A Brief History of EU Politics and Policy Towards Nord Stream 2

A summary can be found here.

Hi guys,

I continued my research on EU policy towards Nord Stream 2. This time, I put together a brief history of what has happened on the EU level so far. Also, I elaborated the EU mandate and the amendment of the gas directive that I’ve touched upon in my last post a bit more.

Check out the links for more infos!
Let me know what you think and put your remarks in the comments.

Disagreement between EU countries on natural gas pipelines from Russia has tradition.

The older brother of Nord Stream 2 – Nord Stream 1 – has caused an intense debate about the “solidarity between ‘old’ and ‘new’ EU Member States“, before it was opened in 2006, as the European Political Strategy Center points out. Eastern European countries feared that the pipeline, bypassing their territories, would make their own gas deliveries uncertain and take away substantial transit revenues. Nevertheless, the EU finally called Nord Stream 1 a project of “European interest” that improves supply security.

In 2015, Gazprom and five European energy companies announced to build a second pipeline, in parallel to the track of Nord Stream 1: Nord Stream 2. The European Commission called Nord Stream 2 a fully “commercial project” and left it to the companies to decide which infrastructure was economically viable for them, as long as the pipeline followed EU laws. Not anymore did they speak of common interests.

Instead, Energy and Climate Commissioner Arias Cañete emphasized that new gas networks should fit into the EU energy diversification strategy and that the Commission will continue to support Ukraine as a transit countryIn light of the Russian-Ukrainian gas dispute in 2009, cutting of some European countries from gas supplies for several days, this can be understood as doubts about Russia’s supply reliability in the future and as a reference to Russia’s increasing power coming from Europe’s dependence on its gas. Cañete further said that the “Nord Stream 2 project cannot ever become a project of common interest“. According to EU Commission President Juncker, “the Energy Union cannot be held hostage by pipeline politics, and any new project must comply with European rules and align with European interests”.

In 2017 however, the EU had to accept that the Third Energy Package does not apply to pipelines entering the EU from third countries. Amongst other things, this legislative package determined that energy supply and network operations have to be unbundled. In the case of Nord Stream 2, Gazprom is gas supplier and pipeline operator. Subjecting it to this regulation would have made it a lot less (economically) attractive. For overcoming this regulatory gap, the European Commission demanded a common EU mandate for negotiating a legal regime for the operation of Nord Stream 2 with Russia. As Maroš Šefčovič, Vice-President for the Energy Union, said, “such an important infrastructure project as Nord Stream 2 cannot happen in a legal void“. However, the Council Legal Service clarified, that such a mandate did not fall under exclusive EU competence and required an unanimous ratification by the member states.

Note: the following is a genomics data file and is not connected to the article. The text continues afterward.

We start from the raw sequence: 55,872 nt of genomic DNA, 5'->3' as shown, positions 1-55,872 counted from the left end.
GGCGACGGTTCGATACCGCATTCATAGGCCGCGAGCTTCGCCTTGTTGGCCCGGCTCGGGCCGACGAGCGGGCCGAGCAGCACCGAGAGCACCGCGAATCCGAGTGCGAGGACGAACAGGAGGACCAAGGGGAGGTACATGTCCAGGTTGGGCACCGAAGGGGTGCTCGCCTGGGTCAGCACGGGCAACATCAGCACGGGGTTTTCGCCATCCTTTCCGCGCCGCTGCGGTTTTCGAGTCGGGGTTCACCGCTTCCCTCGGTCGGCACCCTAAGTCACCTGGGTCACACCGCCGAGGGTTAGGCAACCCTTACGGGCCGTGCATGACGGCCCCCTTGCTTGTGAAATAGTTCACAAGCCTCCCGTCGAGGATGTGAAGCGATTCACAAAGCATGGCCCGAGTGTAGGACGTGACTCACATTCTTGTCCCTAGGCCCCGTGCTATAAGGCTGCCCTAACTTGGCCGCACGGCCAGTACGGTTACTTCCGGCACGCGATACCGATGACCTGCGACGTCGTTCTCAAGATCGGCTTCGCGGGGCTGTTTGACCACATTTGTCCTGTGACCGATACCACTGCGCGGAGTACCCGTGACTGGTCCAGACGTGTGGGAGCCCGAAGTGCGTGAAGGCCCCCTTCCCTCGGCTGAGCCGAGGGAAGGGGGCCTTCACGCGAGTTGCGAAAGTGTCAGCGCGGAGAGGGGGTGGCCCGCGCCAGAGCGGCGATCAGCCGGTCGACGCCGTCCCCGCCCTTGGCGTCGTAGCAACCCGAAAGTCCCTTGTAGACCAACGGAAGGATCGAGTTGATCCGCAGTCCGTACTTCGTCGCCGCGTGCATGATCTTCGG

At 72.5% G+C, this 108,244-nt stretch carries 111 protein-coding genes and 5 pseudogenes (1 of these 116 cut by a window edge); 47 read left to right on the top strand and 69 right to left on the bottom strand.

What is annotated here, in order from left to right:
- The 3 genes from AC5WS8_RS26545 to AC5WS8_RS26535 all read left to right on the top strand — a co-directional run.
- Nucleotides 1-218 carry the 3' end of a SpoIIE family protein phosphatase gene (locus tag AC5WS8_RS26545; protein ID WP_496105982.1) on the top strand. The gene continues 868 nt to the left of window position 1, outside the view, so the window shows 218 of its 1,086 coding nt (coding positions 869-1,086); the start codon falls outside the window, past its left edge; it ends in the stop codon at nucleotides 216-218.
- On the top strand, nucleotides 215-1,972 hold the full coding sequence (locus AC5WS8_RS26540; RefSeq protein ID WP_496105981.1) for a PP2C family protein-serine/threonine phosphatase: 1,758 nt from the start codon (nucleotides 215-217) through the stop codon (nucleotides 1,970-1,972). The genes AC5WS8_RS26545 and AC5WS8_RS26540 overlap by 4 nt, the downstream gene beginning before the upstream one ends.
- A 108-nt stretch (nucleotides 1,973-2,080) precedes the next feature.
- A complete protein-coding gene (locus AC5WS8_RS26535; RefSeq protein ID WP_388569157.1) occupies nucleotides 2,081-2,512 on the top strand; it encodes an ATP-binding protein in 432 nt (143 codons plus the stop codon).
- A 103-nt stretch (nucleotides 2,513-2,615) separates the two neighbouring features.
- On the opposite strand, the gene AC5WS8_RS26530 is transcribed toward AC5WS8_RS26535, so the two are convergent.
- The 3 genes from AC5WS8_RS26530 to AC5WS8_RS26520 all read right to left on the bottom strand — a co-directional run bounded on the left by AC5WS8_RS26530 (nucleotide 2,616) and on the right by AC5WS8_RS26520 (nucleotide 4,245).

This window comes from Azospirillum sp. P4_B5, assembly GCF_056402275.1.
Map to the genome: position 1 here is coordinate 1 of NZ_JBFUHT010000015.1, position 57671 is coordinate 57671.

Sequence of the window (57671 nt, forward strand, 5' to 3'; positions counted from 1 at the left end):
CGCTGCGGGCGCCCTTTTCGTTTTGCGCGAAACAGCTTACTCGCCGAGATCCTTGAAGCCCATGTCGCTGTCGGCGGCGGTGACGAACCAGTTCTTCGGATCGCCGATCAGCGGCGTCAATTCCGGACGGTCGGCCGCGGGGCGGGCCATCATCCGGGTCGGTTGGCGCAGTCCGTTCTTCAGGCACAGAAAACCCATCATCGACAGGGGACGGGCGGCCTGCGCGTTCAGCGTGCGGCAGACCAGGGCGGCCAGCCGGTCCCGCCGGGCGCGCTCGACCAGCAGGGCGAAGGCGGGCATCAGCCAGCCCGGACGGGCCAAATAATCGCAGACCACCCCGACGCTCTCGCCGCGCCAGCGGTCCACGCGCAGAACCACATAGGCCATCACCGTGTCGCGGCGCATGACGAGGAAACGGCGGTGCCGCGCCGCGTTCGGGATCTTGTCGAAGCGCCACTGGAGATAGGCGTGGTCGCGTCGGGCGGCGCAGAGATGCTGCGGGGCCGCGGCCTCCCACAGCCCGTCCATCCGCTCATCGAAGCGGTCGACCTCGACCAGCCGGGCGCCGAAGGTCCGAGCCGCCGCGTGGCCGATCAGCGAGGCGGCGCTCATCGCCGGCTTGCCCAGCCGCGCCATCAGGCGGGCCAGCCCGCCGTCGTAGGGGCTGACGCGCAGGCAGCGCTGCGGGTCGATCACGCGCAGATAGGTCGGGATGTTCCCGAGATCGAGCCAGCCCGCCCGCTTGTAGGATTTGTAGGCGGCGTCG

Since the non-agreement of Germany was out of question, the Commission proposed an amendment to the Gas Directive extending its scope of application to third countries. Like this, ownership unbundling would be required for Nord Stream 2 as well. However, the Commission’s proposal was rejected in the Council last week. This has been preceded by a last minute diplomatic agreement between Germany and France, after France had announced to support the proposal. After further negotiations with the Commission and the Parliament, a compromise was achieved only yesterday. Thus, the Third Energy Package will be extended to pipelines coming from non-member countries. However, it includes a special arrangement that allows Germany to grant exceptions from this rule independently. Naturally, the Commission is framing the possibility of exceptions to the rule differently by saying “Exceptions are only possible under strict procedures in which the Commission plays a decisive role” in a recent press release. Details of the agreement are still unknown.

After all, it seems like Nord Stream 2 will not be fundamentally affected by the amendment. Nevertheless, the Commission saved its face at least a little bit and is now one step closer to its goal of an integrated internal gas market.

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